Warren Buffett famously said, "Price is what you pay; value is what you get." Sometimes a stock is beaten down for a reason, but other times, the market is irrationally giving you a chance to get a great value on a stock.

Teva Pharmaceuticals (NYSE:TEVA), Brookfield Infrastructure Partners (NYSE:BIP), and Boyd Gaming (NYSE:BYD) have all been beaten back from their highs, giving investors a chance to pick up these stocks at some absurdly cheap prices. Read on to find out why our Motley Fool contributors believe they remain good values.

Rising stock market chart

Image source: Getty Images.

Don't count out this generic giant

George Budwell (Teva Pharmaceutical Industries Limited): Teva Pharmaceutical Industries is the world's largest generic-drug company in terms of sales. Despite its top-dog status, however, its shares have been trading at dirt-cheap prices for the better part of two years now. At current levels, for instance, Teva's stock is garnering a staggeringly low price-to-sales ratio of 0.99.

What's behind this fire-sale valuation? Teva's stock has struggled for three reasons:

  • Intense competition in the U.S. generic-drug market, leading to price erosion across the board. 
  • The company's heavy debt burden, stemming from its generic-drug deal with Allergan
  • The loss of exclusivity for its flagship multiple sclerosis medicine, Copaxone. 

These three key headwinds have forced Teva to institute a dramatic cost-savings initiative and restructure its business on a global scale. The good news is that this reorganization effort has started to pay dividends in recent quarters.

Turning to the specifics, Teva has been steadily paying down its debt this year, and the drugmaker got a much-needed green light from the Food and Drug Administration for its injected migraine medicine, Ajovy, last month. Teva thus has a decent shot at dramatically reducing its debt load and returning to profitability -- on a GAAP basis -- within perhaps the next two years. 

Of course, Teva could run into some unexpected turbulence along the way, and there have already been some challenges with Ajovy's reimbursement status with third-party payers. But this top pharma stock is arguably too cheap to ignore, with its turnaround story coming into focus right now. 

The market is overlooking this stock's potential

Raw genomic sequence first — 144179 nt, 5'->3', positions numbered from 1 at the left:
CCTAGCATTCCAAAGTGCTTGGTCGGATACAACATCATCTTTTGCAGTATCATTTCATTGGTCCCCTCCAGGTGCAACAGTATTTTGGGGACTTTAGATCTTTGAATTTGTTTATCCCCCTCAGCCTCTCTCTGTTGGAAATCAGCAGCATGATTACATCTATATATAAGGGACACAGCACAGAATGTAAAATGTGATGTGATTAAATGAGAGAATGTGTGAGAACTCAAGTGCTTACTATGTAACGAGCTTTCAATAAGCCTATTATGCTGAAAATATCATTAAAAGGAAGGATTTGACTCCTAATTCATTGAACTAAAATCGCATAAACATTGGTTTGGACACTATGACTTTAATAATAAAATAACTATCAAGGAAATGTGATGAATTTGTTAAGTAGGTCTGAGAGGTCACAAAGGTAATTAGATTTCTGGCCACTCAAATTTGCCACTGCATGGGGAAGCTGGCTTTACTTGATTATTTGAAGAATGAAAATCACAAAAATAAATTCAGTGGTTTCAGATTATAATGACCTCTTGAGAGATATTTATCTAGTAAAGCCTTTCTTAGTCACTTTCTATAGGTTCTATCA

Neha Chamaria (Brookfield Infrastructure Partners): Shares of this infrastructure operator, a subsidiary of Brookfield Asset Management, are trading at just under 12 times trailing-12-month funds from operations (FFO). I'll give you five reasons I believe that makes the stock really cheap right now:

  1. FFO is sitting at record highs.
  2. Management is targeting return on equity of 12%-15% in the long run.
  3. Dividends are expected to grow 5%-9% annually in the long term.
  4. Massive growth catalysts lie ahead for the company.
  5. The stock currently yields a hefty 5%.

Let's examine two key points about the company's business to give you an idea about where growth could from. First, Brookfield primarily owns and operates infrastructure assets in sectors including utilities, transportation, energy, and telecommunications, most of which offer services that are resilient to the ups and downs of economic cycles. That ensures predictable and stable cash flows for the company.

Second, and more importantly, Brookfield is now looking aggressively at new-age growth areas as well as at data centers and regions such as India, to build a stronger portfolio. Meanwhile, management also aims to proactively manage its portfolio so as to dispose of mature assets at regular intervals to reinvest funds opportunistically. The company aims to raise nearly $5 billion in asset sale proceeds over the next three to five years.

I believe for a company with such strong fundamentals, Brookfield Infrastructure stock deserves more love. It's also a great dividend growth stock, which alone justifies a higher valuation. Put another way, value investors have a good chance here.

Betting big on growth

Rich Duprey (Boyd Gaming): Gaming stocks have taken a hit over worries that Las Vegas is weakening, but Boyd Gaming's Vegas operations are popular off-Strip casinos that are more popular with the locals. It has also used acquisitions to bolster its position as one of the leading regional players, with 29 gaming properties in 10 states. That gives Boyd broad geographic diversity while enhancing both its size and scale to drive incremental revenue.

Perhaps the biggest opportunity is sports betting, which is seeing tremendous growth in the handful of states where it's currently legal. With scores more states set to legalize such gaming, Boyd, with its sprawling operations and extensive experience in operating one of the biggest sportsbooks in Nevada, ought to be able to tap into more markets than anyone else. Moreover, it has signed deals with MGM Resorts and FanDuel to develop an even bigger presence in the rapidly growing industry.

Boyd Gaming trades at 14 times this year's estimated earnings, yet analysts expect it to grow earnings at a 23% annual clip for the next five years. Its stock is priced at only 9 times its free cash flow and offers a modest dividend that yields around 1% annually. This beaten-down gambling specialist offers investors a chance to bet on a big recovery based on a diversified footprint in many markets that are poised to let it capitalize on its strengths.

George Budwell has no position in any of the stocks mentioned. Neha Chamaria has no position in any of the stocks mentioned. Rich Duprey has no position in any of the stocks mentioned. The Motley Fool recommends Brookfield Infrastructure Partners. The Motley Fool has a disclosure policy.